Friday 3 March 2017

The Baseball Disconnect

There is a lot of understandable anger directed at Trump voters just now. Charles M. Blow writes in the New York Times:

This is why I have no patience for liberal talk of reaching out to Trump voters. There is no more a compromise point with those who accept, promote and defend bigotry, misogyny and xenophobia than there is a designation of “almost pregnant.”

This is rather extreme. Even Hillary Clinton only put half of Trump's supporters into the infamous "basket of deplorables". If we take Blow's words at face value, every single Trump voter is beyond redemption: Bearing the mark of Cain, forever exiled from the progressive Eden for their act of kinslaying.

E pluribus unum?

It makes no logical sense. It's a statistical certainty that many voted for both Obama in 2012, and Trump in 2016. A minority of Trump voters to be sure, but a significant one; more than his margin of victory in Pennsylvania, Michigan, Wisconsin, even Ohio. Have these erstwhile Obama voters really fallen so far, it is not worth even trying to speak to them?

As I've previously argued, Trump voters are not fundamentally different from their friends and neighbours who voted for Clinton, or some other candidate, or didn't vote at all. With a turnout of 59%, "none of the above" comfortably beat either of the main candidates.

That's a commonplace statistic, but it's worth dwelling on for a moment. Say what you will about the 2016 election, it wasn't boring. In the epic slugfest between Clinton and Trump, more than 4 in 10 Americans didn't offer an opinion. Voter suppression is very real and I don't wish to downplay it; but a great many of those 4 in 10 simply didn't want to make the effort.

The boundary between the not-bothering and the minimally-bothered is fuzzy. Plenty of voters trudged down to the polling station and cast a vote for Trump, or indeed Clinton, with very little engagement in the issues at hand.

Charles Blow is clearly a politics nerd. I recognise the type, because I am one myself. I follow the news closely and keep myself informed.

If somebody of this frame of mind voted for Trump, Blow's reaction would be much more reasonable. On any well-informed assessment, Trump is a howling void of ignorance and hate, unfit to serve on a local school board let alone as President of the United States. All of this was perfectly clear during the election campaign.

Anyone who knew it, and decided to vote for Trump anyway, is indeed deplorable. Whether they rather like Trump's bigotry, or were prepared to overlook it for the sake of tax cuts, is irrelevant. There is no point trying to convince Reince Preibus or Steve Bannon of the error of their ways; and if there is a hell, they surely belong there.

Bannon and Blow disagree vehemently on practically everything. Blow seems a basically decent individual, and Bannon deserves to be tarred, feathered, and run out of town on a rail. But they have one unusual feature in common: Both are passionately interested in politics.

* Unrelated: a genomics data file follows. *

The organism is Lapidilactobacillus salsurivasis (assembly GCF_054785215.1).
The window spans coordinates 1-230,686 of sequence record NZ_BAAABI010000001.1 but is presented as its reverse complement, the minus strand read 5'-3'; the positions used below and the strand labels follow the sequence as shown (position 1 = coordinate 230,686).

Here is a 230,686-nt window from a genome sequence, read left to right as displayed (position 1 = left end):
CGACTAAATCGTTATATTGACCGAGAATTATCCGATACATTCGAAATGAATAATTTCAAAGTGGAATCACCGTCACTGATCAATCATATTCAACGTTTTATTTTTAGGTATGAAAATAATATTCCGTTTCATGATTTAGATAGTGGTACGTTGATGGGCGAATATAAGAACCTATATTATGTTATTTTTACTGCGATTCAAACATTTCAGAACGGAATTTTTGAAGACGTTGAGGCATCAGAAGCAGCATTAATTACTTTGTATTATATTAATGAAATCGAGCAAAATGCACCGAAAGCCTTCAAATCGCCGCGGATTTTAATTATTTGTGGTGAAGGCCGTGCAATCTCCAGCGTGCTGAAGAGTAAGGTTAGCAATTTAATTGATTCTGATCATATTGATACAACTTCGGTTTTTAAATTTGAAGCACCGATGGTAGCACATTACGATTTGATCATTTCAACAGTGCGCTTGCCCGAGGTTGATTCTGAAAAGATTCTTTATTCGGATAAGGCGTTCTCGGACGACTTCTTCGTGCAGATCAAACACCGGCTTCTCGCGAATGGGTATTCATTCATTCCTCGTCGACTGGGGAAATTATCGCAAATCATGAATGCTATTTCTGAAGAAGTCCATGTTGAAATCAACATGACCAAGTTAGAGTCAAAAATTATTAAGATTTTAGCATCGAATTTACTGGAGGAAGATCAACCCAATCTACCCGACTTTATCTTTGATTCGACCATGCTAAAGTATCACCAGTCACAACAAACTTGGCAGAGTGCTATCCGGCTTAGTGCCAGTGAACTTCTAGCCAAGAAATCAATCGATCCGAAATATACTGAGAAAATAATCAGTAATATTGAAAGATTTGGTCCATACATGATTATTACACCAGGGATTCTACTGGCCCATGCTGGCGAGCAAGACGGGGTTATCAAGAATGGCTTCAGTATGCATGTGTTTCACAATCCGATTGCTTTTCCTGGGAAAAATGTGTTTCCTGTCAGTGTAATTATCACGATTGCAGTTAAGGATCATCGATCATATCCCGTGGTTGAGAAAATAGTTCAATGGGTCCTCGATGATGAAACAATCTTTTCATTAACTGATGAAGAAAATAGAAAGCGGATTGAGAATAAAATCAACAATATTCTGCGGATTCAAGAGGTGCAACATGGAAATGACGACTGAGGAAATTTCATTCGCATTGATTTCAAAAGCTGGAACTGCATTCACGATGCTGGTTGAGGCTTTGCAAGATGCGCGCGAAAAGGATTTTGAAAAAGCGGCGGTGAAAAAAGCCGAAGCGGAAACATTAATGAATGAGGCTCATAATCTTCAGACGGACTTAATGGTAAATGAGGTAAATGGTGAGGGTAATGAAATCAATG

This is not true of most American voters. Many follow politics to the same extent I follow baseball.

By HerSilverHammer (Own work) [Public domain], via Wikimedia Commons

I sort of like baseball, and I'll watch it if a game happens to be on and I have nothing more urgent to do. I've got a rudimentary grasp of the rules, and I notice which teams are in the World Series. That's about it. Ask me about controversies, scandals, remarkable events, or important players, and I've got nothing.

There are plenty of baseball nerds who will be shocked, hurt, and baffled that I feel this way. How can I possibly go through life knowing so little about the sport they love so passionately? They might understand intellectually, but emotionally, they don't get it.

I know baseball is a game and politics isn't. In an ideal world, the voting public would recognise this and take steps to educate themselves. We do not live in that ideal world.

Voters have a responsibility to inform themselves; but the wider culture does not make it easy. Large segments of the news media are inane and superficial, while others push disinformation or outright falsehoods. Some blame must fall on the producers of this poor excuse for news, as well as its consumers. In our garish and tawdry media landscape, Trump's campaign fit in perfectly. Empty slogans and vague promises to shake up Washington were just enough to put him over the top.

Trump voters are citizens of the United States who made a mistake. No more, and no less. We don't have to sugar-coat that. We don't have to pretend Trump is less monstrous than he is, or compromise on important values. On the contrary, I think noisy, determined, uncompromising resistance is exactly the right response to Trump. This pugnacious piece has the right kind of balance.

In opposing Trump, it would be wise to avoid insulting all Trump voters as a group. It's not justified, it's not necessary, and on a more cynical level, the resistance will need some of them.

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